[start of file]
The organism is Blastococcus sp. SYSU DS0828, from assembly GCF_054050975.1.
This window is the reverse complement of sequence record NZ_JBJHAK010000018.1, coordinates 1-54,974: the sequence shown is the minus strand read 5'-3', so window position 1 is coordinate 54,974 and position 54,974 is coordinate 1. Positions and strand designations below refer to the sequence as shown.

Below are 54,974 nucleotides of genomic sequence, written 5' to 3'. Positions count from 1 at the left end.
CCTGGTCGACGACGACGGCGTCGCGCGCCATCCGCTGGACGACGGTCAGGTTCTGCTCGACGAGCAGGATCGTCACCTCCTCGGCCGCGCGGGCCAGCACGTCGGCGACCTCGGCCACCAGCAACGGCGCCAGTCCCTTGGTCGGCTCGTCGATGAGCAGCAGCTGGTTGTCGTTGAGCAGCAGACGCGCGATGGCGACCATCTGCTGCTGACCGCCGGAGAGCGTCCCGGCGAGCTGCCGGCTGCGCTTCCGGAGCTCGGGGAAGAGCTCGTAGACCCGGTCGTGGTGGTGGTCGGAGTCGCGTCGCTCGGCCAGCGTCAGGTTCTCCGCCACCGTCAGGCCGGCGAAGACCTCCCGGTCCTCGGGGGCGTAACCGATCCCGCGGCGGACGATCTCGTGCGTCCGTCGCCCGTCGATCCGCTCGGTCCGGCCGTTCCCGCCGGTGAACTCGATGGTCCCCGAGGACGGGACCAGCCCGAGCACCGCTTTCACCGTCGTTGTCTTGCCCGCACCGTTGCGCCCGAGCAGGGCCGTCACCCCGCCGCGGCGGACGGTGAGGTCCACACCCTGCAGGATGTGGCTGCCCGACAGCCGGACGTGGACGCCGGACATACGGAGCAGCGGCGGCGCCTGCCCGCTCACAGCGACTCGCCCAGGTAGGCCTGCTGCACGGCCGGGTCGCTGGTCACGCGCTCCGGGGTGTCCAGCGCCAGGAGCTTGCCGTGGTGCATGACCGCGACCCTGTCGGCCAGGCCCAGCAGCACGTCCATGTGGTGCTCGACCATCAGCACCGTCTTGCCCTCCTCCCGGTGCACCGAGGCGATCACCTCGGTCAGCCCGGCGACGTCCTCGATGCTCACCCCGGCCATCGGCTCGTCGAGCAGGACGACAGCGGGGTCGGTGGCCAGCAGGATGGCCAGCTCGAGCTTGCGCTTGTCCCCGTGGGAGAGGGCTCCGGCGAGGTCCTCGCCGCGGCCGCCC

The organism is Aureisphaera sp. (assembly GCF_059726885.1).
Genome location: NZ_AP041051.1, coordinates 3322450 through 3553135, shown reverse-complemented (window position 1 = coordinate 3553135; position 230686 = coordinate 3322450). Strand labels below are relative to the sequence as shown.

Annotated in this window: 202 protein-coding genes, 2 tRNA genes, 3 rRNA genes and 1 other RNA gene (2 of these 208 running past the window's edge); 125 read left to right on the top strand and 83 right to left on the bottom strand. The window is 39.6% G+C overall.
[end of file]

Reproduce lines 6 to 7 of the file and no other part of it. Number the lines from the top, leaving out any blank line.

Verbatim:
Genome location: NZ_AP041051.1, coordinates 3322450 through 3553135, shown reverse-complemented (window position 1 = coordinate 3553135; position 230686 = coordinate 3322450). Strand labels below are relative to the sequence as shown.

Annotated in this window: 202 protein-coding genes, 2 tRNA genes, 3 rRNA genes and 1 other RNA gene (2 of these 208 running past the window's edge); 125 read left to right on the top strand and 83 right to left on the bottom strand. The window is 39.6% G+C overall.